When I was asked to write about what our boys could learn from the infamous innkeeper who turned Joseph and Mary away, I was torn. Was he a good guy or a bad guy? Did he do all he could to help this very pregnant mother and her husband or did he simply tell them there was no room at the inn and get lost?
I decided I needed to research more about him so I started with the gospels of Luke and Matthew, the only two gospels that mention Jesus’ birth.

You know what I found? Nothing.

That’s right – nothing. Like the presence of the wise men at Jesus’ birth (it is believed that the wise men actually didn’t visit Jesus until he was a toddler), this detail has been fabricated by man.

“While they were there, the time came for the baby to be born, and she gave birth to her firstborn, a son. She wrapped him in cloths and placed him in a manger, because there was no guest room available for them.” – Luke 2:6-7

The Innkeeper: Villain or Good Samaritan? | An Advent Study via The MOB Society

The Innkeeper: Villain or Good Samaritan? | An Advent Study via The MOB Society

The innkeeper is never mentioned in scripture – he’s the product of humanity’s imagination, perhaps fulfilling our desire to insert characters into a story to elevate the suspense of what would happen next.

We don’t know how Mary and Joseph discovered there was no room at the Bethlehem inn – it could have been word-of-mouth, it could have been from a guest who was staying at the inn, or it could have indeed been the innkeeper.

But for today’s discussion, let’s just pretend an innkeeper actually existed. He was a good guy who meant well but . . . he didn’t do all he could do to diffuse a desperate situation.

It Begins With Listening

I want my boys to listen intently to a problem before deeming it impossible to solve. I want them to exhaust all possibilities before saying “no.”

They should exhaust all possibilities because I want them to truly care.

They should truly care because caring is loving your neighbor as yourself.

Loving their neighbors as themselves is how I know they are putting skin on scripture.

And I want my boys to put skin on the scriptures because that’s what authentic faith does.

Every room in the inn was full – there wasn’t much the innkeeper could do . . . or so it seems. He did at least offer the stable to Mary and Joseph and that’s better than nothing, right?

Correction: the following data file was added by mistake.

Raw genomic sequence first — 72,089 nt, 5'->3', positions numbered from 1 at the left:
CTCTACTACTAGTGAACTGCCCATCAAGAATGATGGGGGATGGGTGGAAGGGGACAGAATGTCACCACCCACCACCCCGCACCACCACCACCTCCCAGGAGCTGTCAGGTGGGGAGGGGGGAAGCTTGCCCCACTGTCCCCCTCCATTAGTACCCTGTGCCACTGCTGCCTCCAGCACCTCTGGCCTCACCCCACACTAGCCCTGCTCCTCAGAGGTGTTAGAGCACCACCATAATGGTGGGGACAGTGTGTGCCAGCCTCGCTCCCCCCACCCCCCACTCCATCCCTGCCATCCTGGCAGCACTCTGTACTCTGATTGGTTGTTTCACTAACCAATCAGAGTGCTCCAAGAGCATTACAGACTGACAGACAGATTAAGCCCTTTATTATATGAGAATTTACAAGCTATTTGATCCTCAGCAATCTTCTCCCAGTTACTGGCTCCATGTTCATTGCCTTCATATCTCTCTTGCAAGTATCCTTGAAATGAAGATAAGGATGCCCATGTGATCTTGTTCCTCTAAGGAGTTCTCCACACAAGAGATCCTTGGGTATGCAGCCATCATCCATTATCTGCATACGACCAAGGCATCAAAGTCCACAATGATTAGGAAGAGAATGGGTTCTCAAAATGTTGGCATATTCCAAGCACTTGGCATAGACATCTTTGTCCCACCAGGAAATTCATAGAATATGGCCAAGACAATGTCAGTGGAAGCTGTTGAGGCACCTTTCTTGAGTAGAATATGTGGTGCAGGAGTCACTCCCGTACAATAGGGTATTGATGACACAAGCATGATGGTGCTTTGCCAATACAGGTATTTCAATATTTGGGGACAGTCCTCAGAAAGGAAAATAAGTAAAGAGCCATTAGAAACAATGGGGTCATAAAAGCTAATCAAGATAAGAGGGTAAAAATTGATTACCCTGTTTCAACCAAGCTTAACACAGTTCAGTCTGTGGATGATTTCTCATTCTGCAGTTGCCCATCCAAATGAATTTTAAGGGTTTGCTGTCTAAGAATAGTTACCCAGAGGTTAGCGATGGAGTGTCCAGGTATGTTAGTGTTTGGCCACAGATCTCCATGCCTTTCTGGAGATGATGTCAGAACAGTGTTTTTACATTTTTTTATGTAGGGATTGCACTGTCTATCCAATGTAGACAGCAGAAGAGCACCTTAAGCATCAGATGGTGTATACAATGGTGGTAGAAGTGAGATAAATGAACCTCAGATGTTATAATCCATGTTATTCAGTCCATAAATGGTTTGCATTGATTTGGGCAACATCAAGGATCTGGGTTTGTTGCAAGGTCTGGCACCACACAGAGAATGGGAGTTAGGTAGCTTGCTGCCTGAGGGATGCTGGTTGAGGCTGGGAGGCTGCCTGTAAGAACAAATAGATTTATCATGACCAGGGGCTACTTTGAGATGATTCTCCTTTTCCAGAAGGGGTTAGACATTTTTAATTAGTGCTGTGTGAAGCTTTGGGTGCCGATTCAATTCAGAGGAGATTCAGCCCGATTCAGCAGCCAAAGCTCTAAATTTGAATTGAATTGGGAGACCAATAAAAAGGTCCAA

I do applaud him for at least trying to think of another solution that wouldn’t leave a laboring young woman out on the streets. However, I wonder why he didn’t ask one of the inn’s guests if they would sacrifice their room soMary and Joseph could rest comfortably and give birth in a cleaner and safer environment?

Sure, some might have been offended to have been asked to give up their room, but desperate times call for desperate measures and this was a desperate time. I don’t want my boys to fear offending someone or be imprisoned by what other people think – if someone desperately needs help, then nothing, I mean nothing, should stand in the way of what they’re willing to do to help that person.

The innkeeper did try to help Mary and Joseph but his help was safe. He helped in a way that wouldn’t ruffle feathers or create negative PR for his business. He helped in a way that didn’t put anyone out. He helped in a way that said “I care do to the bare minimum – but not much more.”

The innkeeper meant well. He was probably a good guy. But even good guys make bad mistakes and are guilty of doing just enough to get by but not enough to really help the problem.

My sons, I want so much for you . . . But there’s nothing, NOTHING, I want more for you than to love your fellow man with a sacrificial love. A sacrificial love that doesn’t care what others think. A love that isn’t held in bondage by thick, heavy chains, that won’t just do the bare minimum but instead do the over-the-top maximum to help someone who desperately needs it.

I want you, my boys, to love others at a level that scares you – in a very good way.

“Do nothing out of selfish ambition or vain conceit. Rather, in humility value others above yourselves.” – Philippians 2:3

UnWrapping the Gift

  • Make a list of ways you can love others this season.
  • Take that list and go one step further. Pray over it and ask God how you could go above and beyond this season.

Dear Lord, convict my heart today to serve others sacrificially. I don’t want to just serve when it’s convenient or when I feel like it but rather serve to the point where I feel the love of You who lives in me pouring out to them. Give me the strength and energyto manage the other tasks I’ve been entrusted with and help me to exhaust all possibilities when someone else needs help. Amen.